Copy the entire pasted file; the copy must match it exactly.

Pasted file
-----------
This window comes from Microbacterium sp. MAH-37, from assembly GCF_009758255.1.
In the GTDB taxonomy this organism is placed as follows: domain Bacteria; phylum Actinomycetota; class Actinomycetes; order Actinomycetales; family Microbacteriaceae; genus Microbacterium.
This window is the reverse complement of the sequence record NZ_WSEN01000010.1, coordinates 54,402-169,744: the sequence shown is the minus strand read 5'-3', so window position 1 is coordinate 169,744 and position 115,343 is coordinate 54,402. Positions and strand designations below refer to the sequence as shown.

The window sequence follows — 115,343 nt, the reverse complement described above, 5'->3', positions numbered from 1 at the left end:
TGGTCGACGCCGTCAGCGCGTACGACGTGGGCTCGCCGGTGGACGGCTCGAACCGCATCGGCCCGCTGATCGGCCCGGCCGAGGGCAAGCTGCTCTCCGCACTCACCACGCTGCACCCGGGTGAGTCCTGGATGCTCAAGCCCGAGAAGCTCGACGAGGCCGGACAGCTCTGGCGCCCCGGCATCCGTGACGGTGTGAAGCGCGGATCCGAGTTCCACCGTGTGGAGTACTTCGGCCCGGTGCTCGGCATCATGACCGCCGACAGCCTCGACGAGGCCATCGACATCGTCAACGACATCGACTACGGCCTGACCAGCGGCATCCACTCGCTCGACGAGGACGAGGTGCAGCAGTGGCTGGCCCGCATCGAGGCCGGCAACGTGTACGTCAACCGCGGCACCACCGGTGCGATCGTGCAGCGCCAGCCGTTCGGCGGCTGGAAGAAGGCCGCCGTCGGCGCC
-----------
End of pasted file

This window comes from Microbacterium sp. MAH-37, from assembly GCF_009758255.1.
In the GTDB taxonomy this organism is placed as follows: domain Bacteria; phylum Actinomycetota; class Actinomycetes; order Actinomycetales; family Microbacteriaceae; genus Microbacterium.
This window is the reverse complement of the sequence record NZ_WSEN01000010.1, coordinates 54,402-169,744: the sequence shown is the minus strand read 5'-3', so window position 1 is coordinate 169,744 and position 115,343 is coordinate 54,402. Positions and strand designations below refer to the sequence as shown.

The window sequence follows — 115,343 nt, the reverse complement described above, 5'->3', positions numbered from 1 at the left end:
TGGTCGACGCCGTCAGCGCGTACGACGTGGGCTCGCCGGTGGACGGCTCGAACCGCATCGGCCCGCTGATCGGCCCGGCCGAGGGCAAGCTGCTCTCCGCACTCACCACGCTGCACCCGGGTGAGTCCTGGATGCTCAAGCCCGAGAAGCTCGACGAGGCCGGACAGCTCTGGCGCCCCGGCATCCGTGACGGTGTGAAGCGCGGATCCGAGTTCCACCGTGTGGAGTACTTCGGCCCGGTGCTCGGCATCATGACCGCCGACAGCCTCGACGAGGCCATCGACATCGTCAACGACATCGACTACGGCCTGACCAGCGGCATCCACTCGCTCGACGAGGACGAGGTGCAGCAGTGGCTGGCCCGCATCGAGGCCGGCAACGTGTACGTCAACCGCGGCACCACCGGTGCGATCGTGCAGCGCCAGCCGTTCGGCGGCTGGAAGAAGGCCGCCGTCGGCGCC